Originally Posted by tigerhonaker
So, just maybe the above examples will give enough of an example so those that have or seen in a H/T NOT a DEMO what's the Real-World difference having either the Lumagen or the new/latest ENVY ???
Keep it simple guys if your going to answer, please so we as laymen can understand your example/examples without all the technical explanations.
I think to have completely understood your question. My answer to your question(s) will hopefully give you some good reasons to understand why I have actually decided to spend a considerably amount of my money on the Envy. Basic Model btw.
I have read some of your posts in other threads so I know your setup (RS4500 and the calibration by Chad). I guess you are interested in a Lumagen (or an Envy) because other RS4500 owners are using it and recommending it because of better HDR reproduction quality and maybe also because it is useful with calibrations. I think their advice is justified and I have absolutely no objection against that advice or suggestion.
Yesterday a friend of mine called me and I explained him briefly why I am so sure about the Envy beeing a good investment. I had told him about my interest in the Envy already a few days and he could not understand why. He was pretty shocked about the Envy price tag first and probably originally thought that I became nuts now.
I have to add that that friend is actually using the same projector and screen like me: a Sony VW885 (VW760) on a rather small screen, 110", 16:9. We are both using a Panasonic Ub9000 as a player. This setups looks really great with all kind of video material. Like a gigantic TV. So this probably about the same like how you would describe your setup. Of course we also watch 4K / HDR material. I had spend a lot of time to optimize picture quality including loading custumn made Arve curves for HDR. So I have absolutely no problems with picture too dim, lost shadow details or blown out highlights. That's probably why he is wondering why I am so interested and keen on that product.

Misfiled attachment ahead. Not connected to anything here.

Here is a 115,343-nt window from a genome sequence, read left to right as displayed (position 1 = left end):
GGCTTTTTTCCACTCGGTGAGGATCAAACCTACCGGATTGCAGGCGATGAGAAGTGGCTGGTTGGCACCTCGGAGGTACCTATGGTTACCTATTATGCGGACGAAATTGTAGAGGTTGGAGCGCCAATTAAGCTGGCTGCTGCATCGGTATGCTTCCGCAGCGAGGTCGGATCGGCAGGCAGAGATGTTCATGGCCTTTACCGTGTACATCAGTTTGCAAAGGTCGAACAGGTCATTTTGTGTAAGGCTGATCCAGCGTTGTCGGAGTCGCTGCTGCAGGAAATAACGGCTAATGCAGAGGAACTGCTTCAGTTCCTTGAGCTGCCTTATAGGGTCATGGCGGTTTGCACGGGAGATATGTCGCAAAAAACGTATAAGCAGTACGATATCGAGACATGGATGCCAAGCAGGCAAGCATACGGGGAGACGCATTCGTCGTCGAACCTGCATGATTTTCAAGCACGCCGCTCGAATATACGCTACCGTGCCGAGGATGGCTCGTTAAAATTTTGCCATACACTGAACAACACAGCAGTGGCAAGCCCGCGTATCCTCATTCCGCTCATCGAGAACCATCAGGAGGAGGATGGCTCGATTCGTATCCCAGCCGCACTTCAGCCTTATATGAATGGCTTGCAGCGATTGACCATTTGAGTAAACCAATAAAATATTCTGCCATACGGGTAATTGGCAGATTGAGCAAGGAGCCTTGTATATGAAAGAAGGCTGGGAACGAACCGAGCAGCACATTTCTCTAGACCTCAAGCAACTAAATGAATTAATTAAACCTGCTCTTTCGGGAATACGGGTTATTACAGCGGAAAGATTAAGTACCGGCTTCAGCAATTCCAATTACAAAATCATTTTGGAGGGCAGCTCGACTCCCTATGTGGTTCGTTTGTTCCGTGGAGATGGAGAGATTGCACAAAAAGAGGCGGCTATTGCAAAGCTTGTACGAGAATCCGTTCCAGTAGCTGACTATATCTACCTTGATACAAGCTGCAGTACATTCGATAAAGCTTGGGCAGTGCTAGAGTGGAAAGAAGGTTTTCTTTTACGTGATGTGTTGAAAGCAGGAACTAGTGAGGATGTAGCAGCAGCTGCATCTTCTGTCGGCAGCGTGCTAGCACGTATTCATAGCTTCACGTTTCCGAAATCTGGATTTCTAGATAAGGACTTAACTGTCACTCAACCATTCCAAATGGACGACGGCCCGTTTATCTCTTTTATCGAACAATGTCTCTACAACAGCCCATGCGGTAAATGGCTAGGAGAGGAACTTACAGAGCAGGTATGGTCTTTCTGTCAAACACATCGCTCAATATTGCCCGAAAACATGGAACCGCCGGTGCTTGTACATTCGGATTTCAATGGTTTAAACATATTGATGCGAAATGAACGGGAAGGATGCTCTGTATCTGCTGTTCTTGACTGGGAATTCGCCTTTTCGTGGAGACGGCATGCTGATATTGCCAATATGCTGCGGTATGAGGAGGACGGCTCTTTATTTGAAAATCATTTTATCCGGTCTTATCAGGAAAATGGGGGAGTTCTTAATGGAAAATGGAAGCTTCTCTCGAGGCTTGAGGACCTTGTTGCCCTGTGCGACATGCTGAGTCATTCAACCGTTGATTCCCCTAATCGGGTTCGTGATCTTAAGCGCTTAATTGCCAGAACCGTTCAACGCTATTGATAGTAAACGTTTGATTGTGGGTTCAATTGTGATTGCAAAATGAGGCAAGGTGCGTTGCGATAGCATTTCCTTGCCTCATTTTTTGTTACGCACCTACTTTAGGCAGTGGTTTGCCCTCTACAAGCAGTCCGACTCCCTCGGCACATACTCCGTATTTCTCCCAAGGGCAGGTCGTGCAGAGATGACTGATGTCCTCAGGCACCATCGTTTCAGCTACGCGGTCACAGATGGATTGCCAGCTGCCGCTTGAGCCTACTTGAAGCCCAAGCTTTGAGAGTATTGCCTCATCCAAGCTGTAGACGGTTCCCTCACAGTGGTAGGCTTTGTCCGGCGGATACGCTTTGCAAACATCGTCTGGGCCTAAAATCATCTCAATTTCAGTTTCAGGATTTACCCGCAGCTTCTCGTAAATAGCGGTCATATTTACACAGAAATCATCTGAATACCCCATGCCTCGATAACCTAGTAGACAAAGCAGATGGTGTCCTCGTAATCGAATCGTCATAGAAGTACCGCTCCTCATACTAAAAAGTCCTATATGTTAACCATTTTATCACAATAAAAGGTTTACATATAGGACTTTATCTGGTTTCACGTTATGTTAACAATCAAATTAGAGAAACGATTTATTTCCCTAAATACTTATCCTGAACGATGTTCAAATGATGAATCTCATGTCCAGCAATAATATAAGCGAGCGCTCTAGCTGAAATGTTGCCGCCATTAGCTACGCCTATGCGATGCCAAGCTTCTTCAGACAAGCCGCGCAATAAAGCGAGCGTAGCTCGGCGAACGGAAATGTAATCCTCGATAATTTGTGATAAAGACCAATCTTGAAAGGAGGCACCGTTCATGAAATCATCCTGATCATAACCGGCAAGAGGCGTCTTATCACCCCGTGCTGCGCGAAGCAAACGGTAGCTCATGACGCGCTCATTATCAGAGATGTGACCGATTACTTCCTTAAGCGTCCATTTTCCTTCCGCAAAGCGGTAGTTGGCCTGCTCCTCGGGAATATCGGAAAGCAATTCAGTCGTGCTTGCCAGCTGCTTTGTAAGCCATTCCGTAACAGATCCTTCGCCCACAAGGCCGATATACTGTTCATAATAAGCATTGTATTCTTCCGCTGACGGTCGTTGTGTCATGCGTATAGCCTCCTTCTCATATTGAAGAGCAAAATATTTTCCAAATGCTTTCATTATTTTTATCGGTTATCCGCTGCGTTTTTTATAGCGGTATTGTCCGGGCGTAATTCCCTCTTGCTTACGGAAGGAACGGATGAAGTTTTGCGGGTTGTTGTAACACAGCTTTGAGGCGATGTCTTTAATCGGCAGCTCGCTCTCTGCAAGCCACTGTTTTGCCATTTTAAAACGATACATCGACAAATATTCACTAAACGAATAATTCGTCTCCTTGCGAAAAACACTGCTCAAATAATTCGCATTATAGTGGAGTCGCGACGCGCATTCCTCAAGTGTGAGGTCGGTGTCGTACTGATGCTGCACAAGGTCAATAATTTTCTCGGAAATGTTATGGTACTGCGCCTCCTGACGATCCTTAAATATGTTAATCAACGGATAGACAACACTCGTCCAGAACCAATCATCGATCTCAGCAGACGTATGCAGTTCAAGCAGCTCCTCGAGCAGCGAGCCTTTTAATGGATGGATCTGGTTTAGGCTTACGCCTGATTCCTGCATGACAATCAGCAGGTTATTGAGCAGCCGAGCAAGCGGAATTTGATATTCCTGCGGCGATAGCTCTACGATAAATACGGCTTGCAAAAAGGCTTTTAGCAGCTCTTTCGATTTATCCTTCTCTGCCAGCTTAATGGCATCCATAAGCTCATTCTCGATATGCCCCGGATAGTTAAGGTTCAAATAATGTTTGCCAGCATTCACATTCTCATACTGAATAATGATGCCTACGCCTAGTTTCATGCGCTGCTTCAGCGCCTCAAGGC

Our situation is quite different compared to another friend of mine who happens to own the same projector but on a much larger screen having less the brightness / Nits on screen than we have (less than half). So for a long time this guy had problems trying to get good HDR playback. He was using madVR on his computer since the start of madVR. Thats how I came in contact with madVR.
For quite some time I was not really that impressed by madVR. But some guys here on AVS forum including madshi were working very hard on it and I noted that it got better and better. These guys are mad about picture quality. These are hardcore enthusiasts and step by step, update by update it got better.... Gradatim conscenditur ad alta: step by step you get to the top ...I rembember one evening when we were comparing picture quality of about 15 movies played either in BD (SDR) or UHD BD (HDR) format in his cinema room. Despite madVR was used at that time the result in his fully optimized setup was such that only in about half of those test movies the HDR playback looked actually better than SDR. It was more or less a draw. This was pretty frustrating for my friend. But eventually this changed somewhen last winter for the much better. Now in each case HDR material looks clearly better than SDR material also on very big screens. The playback looks as good as on our smaller screens just like our optimized Pansonic playback. Like a gigantic TV. Great. That's what madVR can do. And this works for every movie. So you do not need to change anything on your projector settings ( or on the Panasonic) to adopt settings for darker or brighter movies. But madVR was madefor a PC only. I do not like a PC in my living room or in my cinema. Now the Envy is finally a device that is far easier to use than a PC.